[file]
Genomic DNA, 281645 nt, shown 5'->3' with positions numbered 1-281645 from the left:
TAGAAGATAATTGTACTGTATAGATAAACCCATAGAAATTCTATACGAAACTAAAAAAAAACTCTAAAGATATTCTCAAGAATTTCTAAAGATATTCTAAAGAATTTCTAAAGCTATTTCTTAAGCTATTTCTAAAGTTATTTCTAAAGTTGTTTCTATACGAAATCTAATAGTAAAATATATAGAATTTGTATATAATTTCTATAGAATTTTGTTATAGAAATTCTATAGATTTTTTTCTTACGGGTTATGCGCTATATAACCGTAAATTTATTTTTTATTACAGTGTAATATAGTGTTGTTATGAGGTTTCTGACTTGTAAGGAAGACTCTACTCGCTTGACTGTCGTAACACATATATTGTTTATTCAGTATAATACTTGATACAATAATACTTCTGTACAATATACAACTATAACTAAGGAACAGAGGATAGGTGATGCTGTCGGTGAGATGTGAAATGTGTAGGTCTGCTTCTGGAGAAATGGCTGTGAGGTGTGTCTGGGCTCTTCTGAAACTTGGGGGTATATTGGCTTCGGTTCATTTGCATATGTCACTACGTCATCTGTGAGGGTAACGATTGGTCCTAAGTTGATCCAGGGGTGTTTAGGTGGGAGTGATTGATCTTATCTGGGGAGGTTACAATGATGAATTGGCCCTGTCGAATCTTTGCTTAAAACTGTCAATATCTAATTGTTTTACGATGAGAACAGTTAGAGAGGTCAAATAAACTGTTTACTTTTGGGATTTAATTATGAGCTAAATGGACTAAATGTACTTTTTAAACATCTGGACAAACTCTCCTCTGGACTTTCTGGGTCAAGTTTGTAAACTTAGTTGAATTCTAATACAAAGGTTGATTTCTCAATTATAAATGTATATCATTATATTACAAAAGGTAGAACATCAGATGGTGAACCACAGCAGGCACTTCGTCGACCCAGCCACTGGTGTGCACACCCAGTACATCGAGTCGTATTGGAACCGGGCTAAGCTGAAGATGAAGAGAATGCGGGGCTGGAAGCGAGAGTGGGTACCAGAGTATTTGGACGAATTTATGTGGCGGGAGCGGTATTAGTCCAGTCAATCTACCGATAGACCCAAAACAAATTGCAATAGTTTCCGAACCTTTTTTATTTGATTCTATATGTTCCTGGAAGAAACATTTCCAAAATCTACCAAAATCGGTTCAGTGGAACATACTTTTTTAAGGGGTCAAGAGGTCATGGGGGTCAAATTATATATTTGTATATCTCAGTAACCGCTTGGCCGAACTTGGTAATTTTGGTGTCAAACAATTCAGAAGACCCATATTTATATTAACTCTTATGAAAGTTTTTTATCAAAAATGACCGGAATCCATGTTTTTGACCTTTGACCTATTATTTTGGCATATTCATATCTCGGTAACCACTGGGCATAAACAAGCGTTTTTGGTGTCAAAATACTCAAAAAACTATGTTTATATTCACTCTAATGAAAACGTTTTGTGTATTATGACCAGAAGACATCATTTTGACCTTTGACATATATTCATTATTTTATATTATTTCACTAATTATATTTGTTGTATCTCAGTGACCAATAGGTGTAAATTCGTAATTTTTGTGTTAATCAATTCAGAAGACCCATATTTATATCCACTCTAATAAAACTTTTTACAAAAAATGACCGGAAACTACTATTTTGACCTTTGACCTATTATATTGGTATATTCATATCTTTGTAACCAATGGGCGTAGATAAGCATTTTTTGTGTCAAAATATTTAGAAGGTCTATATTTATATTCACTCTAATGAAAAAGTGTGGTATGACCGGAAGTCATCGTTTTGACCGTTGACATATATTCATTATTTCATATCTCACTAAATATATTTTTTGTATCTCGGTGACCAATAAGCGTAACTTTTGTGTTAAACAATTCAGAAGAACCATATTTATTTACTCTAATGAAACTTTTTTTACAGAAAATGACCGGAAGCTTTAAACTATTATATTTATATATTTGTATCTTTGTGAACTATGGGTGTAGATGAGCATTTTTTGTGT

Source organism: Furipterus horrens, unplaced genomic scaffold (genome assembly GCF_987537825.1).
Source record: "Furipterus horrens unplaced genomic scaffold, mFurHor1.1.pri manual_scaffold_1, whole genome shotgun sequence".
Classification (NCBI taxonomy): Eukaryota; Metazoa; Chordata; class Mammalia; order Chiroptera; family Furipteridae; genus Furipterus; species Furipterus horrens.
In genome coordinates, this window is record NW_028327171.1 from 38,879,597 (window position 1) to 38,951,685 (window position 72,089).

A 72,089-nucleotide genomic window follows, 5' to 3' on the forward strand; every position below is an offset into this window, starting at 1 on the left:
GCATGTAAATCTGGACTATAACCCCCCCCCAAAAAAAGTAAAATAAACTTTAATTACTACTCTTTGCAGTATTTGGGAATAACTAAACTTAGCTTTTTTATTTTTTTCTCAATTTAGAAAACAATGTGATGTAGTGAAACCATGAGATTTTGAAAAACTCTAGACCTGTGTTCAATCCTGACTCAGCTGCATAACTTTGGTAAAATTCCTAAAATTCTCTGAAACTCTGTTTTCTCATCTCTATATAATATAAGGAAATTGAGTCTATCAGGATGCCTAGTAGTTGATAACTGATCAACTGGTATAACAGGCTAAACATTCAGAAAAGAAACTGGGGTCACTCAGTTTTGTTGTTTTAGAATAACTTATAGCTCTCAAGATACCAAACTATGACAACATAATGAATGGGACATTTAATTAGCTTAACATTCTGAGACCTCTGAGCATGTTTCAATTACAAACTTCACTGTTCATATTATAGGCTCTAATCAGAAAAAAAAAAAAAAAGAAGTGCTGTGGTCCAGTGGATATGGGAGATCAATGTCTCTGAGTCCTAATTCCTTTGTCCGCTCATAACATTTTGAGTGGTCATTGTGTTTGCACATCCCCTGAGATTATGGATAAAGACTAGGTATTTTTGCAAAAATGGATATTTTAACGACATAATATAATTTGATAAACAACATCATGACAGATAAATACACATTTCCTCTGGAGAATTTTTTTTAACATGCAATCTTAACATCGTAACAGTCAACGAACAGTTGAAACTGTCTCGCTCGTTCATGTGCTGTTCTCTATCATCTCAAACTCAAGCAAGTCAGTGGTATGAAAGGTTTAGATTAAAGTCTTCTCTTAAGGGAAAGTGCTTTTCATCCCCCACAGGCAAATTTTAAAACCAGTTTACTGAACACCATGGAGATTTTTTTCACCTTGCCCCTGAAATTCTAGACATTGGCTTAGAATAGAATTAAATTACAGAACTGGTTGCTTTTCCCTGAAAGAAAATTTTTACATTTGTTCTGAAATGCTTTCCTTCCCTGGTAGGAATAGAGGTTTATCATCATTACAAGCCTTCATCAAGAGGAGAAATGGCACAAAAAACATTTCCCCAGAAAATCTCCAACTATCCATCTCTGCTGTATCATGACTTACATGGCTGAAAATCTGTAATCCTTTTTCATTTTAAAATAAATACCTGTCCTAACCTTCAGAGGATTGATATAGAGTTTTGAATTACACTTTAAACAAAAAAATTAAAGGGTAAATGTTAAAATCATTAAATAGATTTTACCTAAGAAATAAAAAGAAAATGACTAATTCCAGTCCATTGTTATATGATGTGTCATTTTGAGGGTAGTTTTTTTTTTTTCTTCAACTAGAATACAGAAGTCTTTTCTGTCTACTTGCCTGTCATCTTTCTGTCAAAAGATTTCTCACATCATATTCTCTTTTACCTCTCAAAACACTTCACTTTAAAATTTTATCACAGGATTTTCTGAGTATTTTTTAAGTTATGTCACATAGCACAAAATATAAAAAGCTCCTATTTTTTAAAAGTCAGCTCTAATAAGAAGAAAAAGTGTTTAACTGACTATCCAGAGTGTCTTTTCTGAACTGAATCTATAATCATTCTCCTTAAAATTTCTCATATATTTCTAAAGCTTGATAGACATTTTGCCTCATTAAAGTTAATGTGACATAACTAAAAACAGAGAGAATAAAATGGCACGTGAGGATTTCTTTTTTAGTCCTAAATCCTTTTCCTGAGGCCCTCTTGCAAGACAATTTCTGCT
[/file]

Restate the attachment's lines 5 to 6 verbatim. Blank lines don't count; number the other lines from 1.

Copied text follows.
Classification (NCBI taxonomy): Eukaryota; Metazoa; Chordata; class Mammalia; order Chiroptera; family Furipteridae; genus Furipterus; species Furipterus horrens.
In genome coordinates, this window is record NW_028327171.1 from 38,879,597 (window position 1) to 38,951,685 (window position 72,089).